“When you get something right it stays with you, and I think that line of dialogue does. In the death scene, I wish there was something like that, but the scene and episode had a very strong reaction and I’m pleased about that.

“Maybe that’s the perfectionist in me talking too. They say you should never be completely satisfied with your work because that’s when it’s time to retire, so maybe it’s a good thing I feel that way.”

John’s quest towards perfection has already started when we spoke, with the first draft of his TNW work already with Russell T Davies in Los Angeles.

What that will become is for the future though, and as we sat in the pub, I leant forward to ask him my final question, the question I’m sure every Torchwood fan would ask given the chance.

Will you bring Ianto back, John?

He pauses, takes a drink from his pint, then leans forward, pondering¬† ………

“I’m not going to answer that Neil, you’ll just have to watch and see,” he said.

* Torchwood The New World will begin filming later this year and broadcast in 2011.

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36 Comments

on “Torchwood writer John Fay excited by The New World, plus why killing Ianto was ‘right thing to do’
36 Comments on “Torchwood writer John Fay excited by The New World, plus why killing Ianto was ‘right thing to do’
  1. Pingback: Um retorno¬†inesperado? » Universo Who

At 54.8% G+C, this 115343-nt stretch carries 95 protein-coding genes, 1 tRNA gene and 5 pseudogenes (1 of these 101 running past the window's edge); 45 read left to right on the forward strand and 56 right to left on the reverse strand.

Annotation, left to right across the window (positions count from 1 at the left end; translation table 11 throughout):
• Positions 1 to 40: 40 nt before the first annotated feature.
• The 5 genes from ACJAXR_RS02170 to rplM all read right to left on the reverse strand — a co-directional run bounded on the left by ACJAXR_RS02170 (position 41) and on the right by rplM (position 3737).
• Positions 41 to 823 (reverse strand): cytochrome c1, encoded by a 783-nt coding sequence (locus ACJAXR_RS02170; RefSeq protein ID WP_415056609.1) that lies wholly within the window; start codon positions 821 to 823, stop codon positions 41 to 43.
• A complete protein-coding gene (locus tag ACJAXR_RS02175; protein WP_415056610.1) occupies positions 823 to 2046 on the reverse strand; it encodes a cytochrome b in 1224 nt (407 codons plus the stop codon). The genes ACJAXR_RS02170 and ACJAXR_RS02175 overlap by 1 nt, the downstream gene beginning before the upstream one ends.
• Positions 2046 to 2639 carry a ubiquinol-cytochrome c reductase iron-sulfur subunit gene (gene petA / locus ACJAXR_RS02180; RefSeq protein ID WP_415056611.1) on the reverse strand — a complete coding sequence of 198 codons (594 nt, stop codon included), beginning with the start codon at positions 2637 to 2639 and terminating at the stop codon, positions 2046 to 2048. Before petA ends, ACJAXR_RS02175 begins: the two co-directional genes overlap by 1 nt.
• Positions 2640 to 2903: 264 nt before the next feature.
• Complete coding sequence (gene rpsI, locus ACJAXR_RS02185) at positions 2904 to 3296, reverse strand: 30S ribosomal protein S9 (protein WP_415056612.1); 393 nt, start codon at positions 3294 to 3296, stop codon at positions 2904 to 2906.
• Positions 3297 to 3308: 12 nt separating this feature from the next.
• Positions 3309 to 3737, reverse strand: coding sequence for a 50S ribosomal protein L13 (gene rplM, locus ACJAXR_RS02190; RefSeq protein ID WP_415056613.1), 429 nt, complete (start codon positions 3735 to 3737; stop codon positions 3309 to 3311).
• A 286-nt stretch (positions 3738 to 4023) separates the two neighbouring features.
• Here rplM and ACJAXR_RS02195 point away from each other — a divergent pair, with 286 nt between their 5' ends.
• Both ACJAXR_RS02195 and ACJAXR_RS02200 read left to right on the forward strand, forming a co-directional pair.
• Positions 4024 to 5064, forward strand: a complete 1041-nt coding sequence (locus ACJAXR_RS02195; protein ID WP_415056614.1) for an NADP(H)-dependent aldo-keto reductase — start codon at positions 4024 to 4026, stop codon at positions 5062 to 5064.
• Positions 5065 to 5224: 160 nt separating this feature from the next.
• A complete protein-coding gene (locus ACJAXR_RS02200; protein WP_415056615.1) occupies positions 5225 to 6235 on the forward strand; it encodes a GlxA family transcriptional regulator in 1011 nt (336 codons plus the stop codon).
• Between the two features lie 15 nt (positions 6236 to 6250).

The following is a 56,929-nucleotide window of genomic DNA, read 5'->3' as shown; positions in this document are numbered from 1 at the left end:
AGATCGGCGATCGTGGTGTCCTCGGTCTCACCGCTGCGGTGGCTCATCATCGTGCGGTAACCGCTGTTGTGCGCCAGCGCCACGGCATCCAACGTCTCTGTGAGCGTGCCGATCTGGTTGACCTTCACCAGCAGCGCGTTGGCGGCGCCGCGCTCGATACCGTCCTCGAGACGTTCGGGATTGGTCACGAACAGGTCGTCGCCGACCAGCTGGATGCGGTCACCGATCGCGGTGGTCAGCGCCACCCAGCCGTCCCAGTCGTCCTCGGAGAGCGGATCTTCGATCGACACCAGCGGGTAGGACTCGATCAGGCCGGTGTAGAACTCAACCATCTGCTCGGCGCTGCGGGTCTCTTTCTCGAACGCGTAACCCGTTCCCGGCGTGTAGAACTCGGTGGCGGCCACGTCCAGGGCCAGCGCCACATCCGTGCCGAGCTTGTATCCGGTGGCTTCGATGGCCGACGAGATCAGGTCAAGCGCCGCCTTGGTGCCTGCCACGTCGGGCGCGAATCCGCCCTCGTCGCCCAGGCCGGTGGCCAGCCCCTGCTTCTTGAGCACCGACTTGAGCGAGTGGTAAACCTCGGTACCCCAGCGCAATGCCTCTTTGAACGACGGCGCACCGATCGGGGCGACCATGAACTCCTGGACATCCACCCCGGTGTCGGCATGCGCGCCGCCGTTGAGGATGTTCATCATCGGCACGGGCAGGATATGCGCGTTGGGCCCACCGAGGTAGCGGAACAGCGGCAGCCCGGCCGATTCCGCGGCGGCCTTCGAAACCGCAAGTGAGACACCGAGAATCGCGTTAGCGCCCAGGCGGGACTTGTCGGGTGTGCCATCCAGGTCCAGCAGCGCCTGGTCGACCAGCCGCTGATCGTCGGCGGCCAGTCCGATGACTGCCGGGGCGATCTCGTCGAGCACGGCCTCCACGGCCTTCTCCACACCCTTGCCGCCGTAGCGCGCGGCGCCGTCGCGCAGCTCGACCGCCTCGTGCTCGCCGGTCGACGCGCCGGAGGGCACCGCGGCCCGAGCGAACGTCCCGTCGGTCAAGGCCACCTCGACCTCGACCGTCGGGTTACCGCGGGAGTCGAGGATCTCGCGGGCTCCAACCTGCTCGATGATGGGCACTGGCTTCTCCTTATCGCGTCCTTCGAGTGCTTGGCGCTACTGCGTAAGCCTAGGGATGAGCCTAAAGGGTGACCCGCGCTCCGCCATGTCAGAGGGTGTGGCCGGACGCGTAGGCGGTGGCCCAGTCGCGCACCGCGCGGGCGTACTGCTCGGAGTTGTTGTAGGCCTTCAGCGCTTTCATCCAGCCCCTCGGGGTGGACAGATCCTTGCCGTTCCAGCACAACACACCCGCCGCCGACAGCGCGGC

2. Very interesting interview, and two good things came out of this :
    1. It is clearly said (by the WRITER) that Jack is in love with Ianto. Thank you. That kind of missed in the show, didn’t it? And maybe the “brilliant line” from this scene could have been a “I love you” from the Captain. But anyway, glad we sorted that out : some Gwen / Jack shippers were still saying that it wasn’t really love …
    2. Little cliffhanger at the end, still. I’m not putting too much hope on this (that way I won’t be too disappointed if nothing happens, and I will be damn happy if it does), but it’s nice to see that he doesn’t exterminate every bit of begging from the public, like RTD does when he says and says again that Ianto is dead for good, etc.
    I’ll finish with this : when you kill a show’s best characters, you kill the show itself. Suzie, Owen, Tosh and Ianto were all killed (several times, for some of them) in two seasons and five episodes. And who do we have left? Gwen, who is by far the less interesting character, and Jack, who is the hero, I’ll admit that, but it doesn’t mean HE is the show. Remember Doctor Who? Jack wasn’t that nice, or sympathetic. It’s when Torchwood Team appeared that he became the true and good Jack Harkness. Without all of them, the show lost its soul. I was completely addicted to “Torchwood”, but knowing that soon I would watch a show without Tosh, Owen, Ianto and Wales, it completely broke it. I’m really not interested in the new season. I’ll just keep in touch with it, checking from time to time if anything interesting comes up.
    That being said, Ianto Jones, may you rest in peace.

  3. @JB: That had nothing to do with his immortality. He killed his grandson because he recognized the necessity of doing so, and lost what was left of his daughter’s good regard for him as a result. There is a different set of implications in those events.